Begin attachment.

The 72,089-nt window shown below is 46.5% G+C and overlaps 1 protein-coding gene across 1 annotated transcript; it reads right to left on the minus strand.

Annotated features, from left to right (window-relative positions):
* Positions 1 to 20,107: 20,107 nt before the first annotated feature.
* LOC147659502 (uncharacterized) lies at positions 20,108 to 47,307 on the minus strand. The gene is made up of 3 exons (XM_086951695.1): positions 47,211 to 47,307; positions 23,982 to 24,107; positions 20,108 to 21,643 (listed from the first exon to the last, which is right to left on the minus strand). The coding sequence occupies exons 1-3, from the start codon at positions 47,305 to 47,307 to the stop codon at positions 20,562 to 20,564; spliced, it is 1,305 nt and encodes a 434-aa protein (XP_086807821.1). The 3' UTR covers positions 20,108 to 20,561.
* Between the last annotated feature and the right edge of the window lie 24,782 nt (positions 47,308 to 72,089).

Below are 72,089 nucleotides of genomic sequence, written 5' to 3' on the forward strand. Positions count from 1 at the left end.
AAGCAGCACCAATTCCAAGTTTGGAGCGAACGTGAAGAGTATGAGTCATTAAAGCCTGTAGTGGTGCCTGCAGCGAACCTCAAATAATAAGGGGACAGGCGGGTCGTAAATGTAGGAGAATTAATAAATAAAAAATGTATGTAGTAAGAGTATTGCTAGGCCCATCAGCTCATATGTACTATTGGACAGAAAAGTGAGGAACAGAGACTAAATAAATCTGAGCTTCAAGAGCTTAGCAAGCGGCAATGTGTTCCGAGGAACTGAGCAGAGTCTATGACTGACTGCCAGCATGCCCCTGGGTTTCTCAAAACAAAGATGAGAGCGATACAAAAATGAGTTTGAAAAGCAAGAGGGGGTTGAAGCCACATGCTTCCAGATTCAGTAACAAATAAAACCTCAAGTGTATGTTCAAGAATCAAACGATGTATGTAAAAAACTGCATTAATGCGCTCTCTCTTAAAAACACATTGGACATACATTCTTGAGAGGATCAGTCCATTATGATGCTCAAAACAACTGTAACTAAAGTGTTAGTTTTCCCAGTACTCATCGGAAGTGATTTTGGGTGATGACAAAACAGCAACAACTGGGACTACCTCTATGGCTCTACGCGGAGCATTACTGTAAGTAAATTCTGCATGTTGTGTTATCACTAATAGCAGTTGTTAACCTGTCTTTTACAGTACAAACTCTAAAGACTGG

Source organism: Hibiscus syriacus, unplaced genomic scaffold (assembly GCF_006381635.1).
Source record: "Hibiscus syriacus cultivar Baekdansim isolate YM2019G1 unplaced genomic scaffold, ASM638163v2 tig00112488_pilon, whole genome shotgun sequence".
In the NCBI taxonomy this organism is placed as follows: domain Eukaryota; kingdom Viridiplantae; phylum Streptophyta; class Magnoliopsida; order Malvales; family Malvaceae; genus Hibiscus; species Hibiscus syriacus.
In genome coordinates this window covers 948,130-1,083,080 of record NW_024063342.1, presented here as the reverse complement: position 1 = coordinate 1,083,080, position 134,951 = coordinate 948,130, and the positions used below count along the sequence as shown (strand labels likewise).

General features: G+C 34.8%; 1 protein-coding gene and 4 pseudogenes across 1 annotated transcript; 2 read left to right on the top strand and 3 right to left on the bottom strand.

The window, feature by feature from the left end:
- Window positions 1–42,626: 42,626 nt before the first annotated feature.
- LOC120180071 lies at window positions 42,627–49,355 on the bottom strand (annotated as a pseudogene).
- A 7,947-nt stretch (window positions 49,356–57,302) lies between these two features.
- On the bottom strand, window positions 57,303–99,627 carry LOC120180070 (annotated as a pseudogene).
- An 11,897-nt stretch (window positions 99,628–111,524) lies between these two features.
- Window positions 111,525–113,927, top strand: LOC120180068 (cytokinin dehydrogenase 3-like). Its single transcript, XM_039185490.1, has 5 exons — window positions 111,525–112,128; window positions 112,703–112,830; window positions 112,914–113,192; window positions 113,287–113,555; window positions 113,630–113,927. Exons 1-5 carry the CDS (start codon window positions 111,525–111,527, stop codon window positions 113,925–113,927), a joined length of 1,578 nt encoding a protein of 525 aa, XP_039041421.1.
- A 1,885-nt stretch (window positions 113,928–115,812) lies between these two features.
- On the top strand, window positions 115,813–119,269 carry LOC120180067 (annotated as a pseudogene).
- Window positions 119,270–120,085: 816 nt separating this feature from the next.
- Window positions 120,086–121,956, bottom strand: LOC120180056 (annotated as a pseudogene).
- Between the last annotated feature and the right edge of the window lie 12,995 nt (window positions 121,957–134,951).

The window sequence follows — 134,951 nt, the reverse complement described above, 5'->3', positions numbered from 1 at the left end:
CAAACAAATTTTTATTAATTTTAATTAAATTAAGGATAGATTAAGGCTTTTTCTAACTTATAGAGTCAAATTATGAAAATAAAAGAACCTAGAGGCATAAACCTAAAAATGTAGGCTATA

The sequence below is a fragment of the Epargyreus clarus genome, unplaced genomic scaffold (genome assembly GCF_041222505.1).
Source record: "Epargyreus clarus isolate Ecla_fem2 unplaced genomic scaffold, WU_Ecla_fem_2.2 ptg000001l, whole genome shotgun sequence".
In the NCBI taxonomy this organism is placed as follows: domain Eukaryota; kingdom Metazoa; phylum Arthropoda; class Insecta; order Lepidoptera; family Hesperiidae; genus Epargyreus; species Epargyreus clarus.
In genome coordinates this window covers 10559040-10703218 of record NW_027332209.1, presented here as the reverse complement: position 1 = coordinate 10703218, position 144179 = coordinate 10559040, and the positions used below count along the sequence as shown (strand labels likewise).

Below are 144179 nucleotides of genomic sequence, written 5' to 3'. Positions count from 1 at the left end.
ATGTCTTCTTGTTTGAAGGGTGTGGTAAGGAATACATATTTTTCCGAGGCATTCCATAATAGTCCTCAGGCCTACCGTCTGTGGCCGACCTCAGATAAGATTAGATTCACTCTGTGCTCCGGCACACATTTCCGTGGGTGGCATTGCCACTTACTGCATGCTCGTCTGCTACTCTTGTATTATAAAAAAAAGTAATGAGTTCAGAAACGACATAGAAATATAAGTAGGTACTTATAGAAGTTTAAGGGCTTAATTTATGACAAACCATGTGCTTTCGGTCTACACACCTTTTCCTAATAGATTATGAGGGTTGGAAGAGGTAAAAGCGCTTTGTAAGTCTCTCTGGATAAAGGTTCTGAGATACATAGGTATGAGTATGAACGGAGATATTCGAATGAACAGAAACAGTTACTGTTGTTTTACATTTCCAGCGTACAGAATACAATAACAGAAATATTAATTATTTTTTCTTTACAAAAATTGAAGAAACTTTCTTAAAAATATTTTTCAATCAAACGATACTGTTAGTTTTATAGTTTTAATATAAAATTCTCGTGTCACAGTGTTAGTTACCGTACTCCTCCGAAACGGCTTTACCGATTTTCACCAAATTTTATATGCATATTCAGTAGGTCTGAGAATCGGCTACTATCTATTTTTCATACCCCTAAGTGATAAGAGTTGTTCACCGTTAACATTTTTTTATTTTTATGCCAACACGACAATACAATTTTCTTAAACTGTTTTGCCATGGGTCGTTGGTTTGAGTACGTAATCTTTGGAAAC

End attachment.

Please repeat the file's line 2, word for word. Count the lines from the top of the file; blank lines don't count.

Annotated features, from left to right (window-relative positions):